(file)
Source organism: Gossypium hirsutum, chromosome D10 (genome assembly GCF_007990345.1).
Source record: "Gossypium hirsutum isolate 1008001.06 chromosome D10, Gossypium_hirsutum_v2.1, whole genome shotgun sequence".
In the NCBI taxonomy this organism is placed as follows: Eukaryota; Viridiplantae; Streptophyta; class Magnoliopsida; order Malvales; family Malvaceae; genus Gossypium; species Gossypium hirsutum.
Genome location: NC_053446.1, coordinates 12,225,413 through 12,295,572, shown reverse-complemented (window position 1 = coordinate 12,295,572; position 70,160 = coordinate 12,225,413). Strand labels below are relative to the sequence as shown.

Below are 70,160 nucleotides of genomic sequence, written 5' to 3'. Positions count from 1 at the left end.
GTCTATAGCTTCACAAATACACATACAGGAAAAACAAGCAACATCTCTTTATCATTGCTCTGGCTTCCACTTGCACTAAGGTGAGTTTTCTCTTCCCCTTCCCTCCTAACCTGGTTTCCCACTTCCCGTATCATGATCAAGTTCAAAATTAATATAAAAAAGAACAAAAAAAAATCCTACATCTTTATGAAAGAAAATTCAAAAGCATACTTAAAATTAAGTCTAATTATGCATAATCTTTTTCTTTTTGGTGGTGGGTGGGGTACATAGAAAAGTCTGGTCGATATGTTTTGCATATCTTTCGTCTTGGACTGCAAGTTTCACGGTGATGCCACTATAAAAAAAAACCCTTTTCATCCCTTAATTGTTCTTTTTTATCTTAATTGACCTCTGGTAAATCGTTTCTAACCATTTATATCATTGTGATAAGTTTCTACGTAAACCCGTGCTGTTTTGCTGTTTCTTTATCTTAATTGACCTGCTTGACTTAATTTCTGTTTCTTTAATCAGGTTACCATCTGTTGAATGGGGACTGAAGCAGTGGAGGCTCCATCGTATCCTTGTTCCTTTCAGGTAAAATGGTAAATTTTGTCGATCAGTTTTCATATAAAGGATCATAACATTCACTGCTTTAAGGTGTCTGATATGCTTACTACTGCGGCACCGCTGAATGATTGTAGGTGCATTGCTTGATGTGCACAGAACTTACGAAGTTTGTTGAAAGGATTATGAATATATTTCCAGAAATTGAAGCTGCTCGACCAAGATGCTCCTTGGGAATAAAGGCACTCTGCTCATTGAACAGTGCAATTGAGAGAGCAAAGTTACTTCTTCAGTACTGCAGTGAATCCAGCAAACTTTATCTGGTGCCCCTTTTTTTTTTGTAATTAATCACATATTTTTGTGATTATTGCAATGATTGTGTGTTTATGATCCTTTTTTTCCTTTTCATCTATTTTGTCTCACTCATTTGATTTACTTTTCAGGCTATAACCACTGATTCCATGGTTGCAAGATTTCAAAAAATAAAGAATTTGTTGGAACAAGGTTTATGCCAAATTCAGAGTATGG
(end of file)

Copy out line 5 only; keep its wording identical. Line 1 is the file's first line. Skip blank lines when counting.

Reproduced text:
Below are 70,160 nucleotides of genomic sequence, written 5' to 3'. Positions count from 1 at the left end.